Mail:greenspun.com : LUSENET : TimeBomb 2000 (Y2000) : One Thread
Would someone who knows law answer a question for me.
I received a check in the mail for 3500.00 and If I cashed it I would be responsible for a loan which I don't want. This is from a finance company, and the check is real. Is there a law against this type of thing? What if someone else got the check and cashed it by signing my name.
-- L.W. Brack (firstname.lastname@example.org), February 12, 1999
Congrats!! You have just been put inside the mailing list! It MIGHT also mean you have good credit record. We get those twice a month. And during tax season, once a week. Sooo, we went and bought ourselves a shreder(no kidding) where we process those plus lots of junk mail offers with our names on them. Yes! If someone cashes that check, it is on YOUR tab. And then try proving to the issuing company it wasn't you. Burn it!
-- (email@example.com), February 12, 1999.
You can't cash the check until you contact the people that you got the check from, they will want some personal information from you. I am sure there's somewhere on the check that says "nonnegotiable" on it. Unless you want to pay back $3,500.00 at 30% interest, you better tear it up.
-- bardou (firstname.lastname@example.org), February 12, 1999.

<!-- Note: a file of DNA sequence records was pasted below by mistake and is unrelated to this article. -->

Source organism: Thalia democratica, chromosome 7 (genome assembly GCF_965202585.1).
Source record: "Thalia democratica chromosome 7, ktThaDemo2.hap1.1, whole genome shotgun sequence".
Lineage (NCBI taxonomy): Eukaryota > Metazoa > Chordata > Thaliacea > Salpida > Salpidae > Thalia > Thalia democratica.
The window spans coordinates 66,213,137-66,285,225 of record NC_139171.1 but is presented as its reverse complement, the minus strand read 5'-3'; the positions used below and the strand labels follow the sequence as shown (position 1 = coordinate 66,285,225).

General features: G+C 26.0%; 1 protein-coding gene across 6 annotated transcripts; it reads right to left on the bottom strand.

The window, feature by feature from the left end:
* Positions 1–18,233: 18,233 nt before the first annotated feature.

use them to help start the woodstove in the morning...work better than the funky Ed McMahon envelopes with all that weird dye in them...
-- Arlin H. Adams (email@example.com), February 12, 1999.
Bardou, The checks we've been receiving do NOT say non-negotiable; they are meant to be signed and cashed. The reverse carries legalese saying that by cashing the check we agree to the terms etc etc. We get one or two a month, mostly from credit card companies, occasionally from finance outfits. the last one was a second mortgage agreement for $35,000 at 21.9 percent interest! And to think this country once had usury laws. But hey, that's the consumer credit economy for you. "We gotta keep 'em borrowin' and buyin'. We just gotta."
-- Cash (firstname.lastname@example.org), February 13, 1999.
I used to get them all the time too, and it was annoying having to shred all that mail. But I learned that the credit reporting services all allow you to have your name removed from the lists that they sell to credit card and finance companies. This is from the Equifax web site
Q6. Does Equifax have an opt-out system so that I can visit the site and prevent receipt of unwanted marketing materials via email or postal service?
A6. Yes. Equifax does have an opt-out feature allowing you to indicate that you do not want to receive any promotional materials from Equifax either by email or the US Postal Service. If you prefer not to receive pre-approved offers, you may call us at:
1-888-5 OPT OUT (1-888-567-8688)
Check them out - they all have instructions online
-- Online2Much (email@example.com), February 13, 1999.